Sacred Mandala inquiry: the lived experience of painting a Mandala as research




Johnston, M. Jane

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This phenomenological hermeneutic research explores the author’s lived experience of painting a Sacred Mandala over the course of 15 months while focusing on child-loss by adoption. In this dissertation, the structure, process, and mindful practice of Sacred Mandala Inquiry are presented—incorporating methodological considerations, related theories, and illuminated through personal examples. Although the focus in the paper is on an individual Sacred Mandala practice, it is with the understanding that the individual is embedded within a community and world in a web of relationships. Impetus for research often arises from personal lifeworld experience. The Sacred Mandala provides structure and containment for inquiry, for those who are attracted to the form, assisting in bracketing that which has previously been accepted while simultaneously becoming a sacred boundary for the unknown to emerge, protected and witnessed. The practice and process may be taken up by inquirers in the social sciences, humanities, arts and within the community of adult learners. The mindful and embodied painting and journaling practices necessitate the inclusion of processes occurring outside of awareness—hosted in emerging images, dialogues, stories, synchronistic events, myths, metaphors, and poetry; inviting the unconscious forward. Opening both eyes—the rational and imaginal—provides a depth perspective. Both are needed, each is as real as the other, one illuminating the inner world, one illuminating the outer world, in wholeness. Importantly, the meanings embedded within the work continue to resonate, unfold, and inform over time.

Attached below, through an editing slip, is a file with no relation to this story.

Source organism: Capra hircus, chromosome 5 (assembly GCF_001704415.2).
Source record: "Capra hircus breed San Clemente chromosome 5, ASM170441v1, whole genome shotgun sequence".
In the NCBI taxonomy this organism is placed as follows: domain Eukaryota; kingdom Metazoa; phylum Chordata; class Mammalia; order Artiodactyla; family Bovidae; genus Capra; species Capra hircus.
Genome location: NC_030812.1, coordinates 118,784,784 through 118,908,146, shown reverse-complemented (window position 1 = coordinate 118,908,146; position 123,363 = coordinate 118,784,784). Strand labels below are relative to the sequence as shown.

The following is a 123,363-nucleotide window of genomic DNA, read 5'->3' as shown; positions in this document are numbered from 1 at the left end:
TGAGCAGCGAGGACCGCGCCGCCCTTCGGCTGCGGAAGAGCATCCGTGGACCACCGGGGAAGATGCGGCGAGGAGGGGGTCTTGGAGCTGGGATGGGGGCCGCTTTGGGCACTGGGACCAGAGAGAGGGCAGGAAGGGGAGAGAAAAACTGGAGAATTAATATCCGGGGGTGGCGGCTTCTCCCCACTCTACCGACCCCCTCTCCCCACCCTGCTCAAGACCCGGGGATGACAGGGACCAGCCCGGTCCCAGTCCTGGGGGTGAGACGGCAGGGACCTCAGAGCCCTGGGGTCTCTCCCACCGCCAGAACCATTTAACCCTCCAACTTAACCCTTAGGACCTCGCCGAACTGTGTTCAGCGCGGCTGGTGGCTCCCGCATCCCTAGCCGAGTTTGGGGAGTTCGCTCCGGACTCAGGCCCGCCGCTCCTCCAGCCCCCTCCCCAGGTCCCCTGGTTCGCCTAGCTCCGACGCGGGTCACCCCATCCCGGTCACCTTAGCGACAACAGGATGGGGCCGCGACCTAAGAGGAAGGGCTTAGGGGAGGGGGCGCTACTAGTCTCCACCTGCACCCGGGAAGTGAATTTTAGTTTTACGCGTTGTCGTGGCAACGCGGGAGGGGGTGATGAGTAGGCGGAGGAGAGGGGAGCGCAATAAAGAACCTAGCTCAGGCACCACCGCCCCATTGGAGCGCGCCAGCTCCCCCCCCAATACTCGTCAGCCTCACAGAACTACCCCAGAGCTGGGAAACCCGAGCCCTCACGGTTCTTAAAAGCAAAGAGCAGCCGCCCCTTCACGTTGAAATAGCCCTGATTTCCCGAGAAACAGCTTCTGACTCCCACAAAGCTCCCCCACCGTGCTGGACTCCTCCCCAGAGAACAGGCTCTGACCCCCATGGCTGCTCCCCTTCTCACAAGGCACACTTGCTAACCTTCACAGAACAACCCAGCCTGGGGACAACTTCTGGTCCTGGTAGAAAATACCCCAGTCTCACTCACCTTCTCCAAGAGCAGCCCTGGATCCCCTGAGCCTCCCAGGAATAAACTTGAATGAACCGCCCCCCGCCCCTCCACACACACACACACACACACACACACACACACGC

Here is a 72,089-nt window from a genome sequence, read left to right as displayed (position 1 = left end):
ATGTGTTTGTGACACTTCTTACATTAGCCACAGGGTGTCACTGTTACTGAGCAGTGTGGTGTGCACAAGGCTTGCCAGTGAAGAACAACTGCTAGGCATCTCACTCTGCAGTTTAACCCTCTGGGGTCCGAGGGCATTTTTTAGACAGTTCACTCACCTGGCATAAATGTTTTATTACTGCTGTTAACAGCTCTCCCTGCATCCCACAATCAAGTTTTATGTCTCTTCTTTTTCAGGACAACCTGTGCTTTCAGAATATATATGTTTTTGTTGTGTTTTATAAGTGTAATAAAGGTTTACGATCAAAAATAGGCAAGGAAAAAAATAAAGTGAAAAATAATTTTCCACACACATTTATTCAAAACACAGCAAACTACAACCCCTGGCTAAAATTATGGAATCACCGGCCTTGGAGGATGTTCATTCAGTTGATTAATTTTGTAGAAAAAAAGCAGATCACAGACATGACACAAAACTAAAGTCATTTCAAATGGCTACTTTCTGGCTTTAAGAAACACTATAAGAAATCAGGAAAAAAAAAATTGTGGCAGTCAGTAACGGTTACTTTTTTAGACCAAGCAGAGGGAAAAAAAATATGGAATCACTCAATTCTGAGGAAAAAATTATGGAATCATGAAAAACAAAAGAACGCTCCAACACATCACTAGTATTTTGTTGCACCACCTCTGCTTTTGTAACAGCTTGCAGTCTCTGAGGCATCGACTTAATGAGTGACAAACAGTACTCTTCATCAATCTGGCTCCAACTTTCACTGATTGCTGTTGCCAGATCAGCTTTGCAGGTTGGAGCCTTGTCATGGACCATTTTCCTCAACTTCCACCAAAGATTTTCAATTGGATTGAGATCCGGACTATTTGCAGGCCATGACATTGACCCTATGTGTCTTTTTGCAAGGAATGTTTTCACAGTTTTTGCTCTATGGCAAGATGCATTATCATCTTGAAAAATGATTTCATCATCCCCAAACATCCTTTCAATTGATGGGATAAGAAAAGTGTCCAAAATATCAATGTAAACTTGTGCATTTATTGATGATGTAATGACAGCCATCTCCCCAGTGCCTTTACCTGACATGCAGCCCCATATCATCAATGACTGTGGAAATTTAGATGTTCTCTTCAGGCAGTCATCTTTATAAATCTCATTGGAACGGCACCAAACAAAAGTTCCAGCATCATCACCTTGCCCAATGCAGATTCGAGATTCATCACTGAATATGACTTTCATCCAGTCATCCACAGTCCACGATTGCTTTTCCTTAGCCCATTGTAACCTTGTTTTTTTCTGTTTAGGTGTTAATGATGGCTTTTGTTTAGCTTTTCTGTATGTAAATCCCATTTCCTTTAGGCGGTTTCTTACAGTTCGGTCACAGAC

mandala, inquiry, lived experience, depth psychology, phenomenology, hermeneutics, synchronicity, non-dual, poetry, creative expression, adoption, curriculum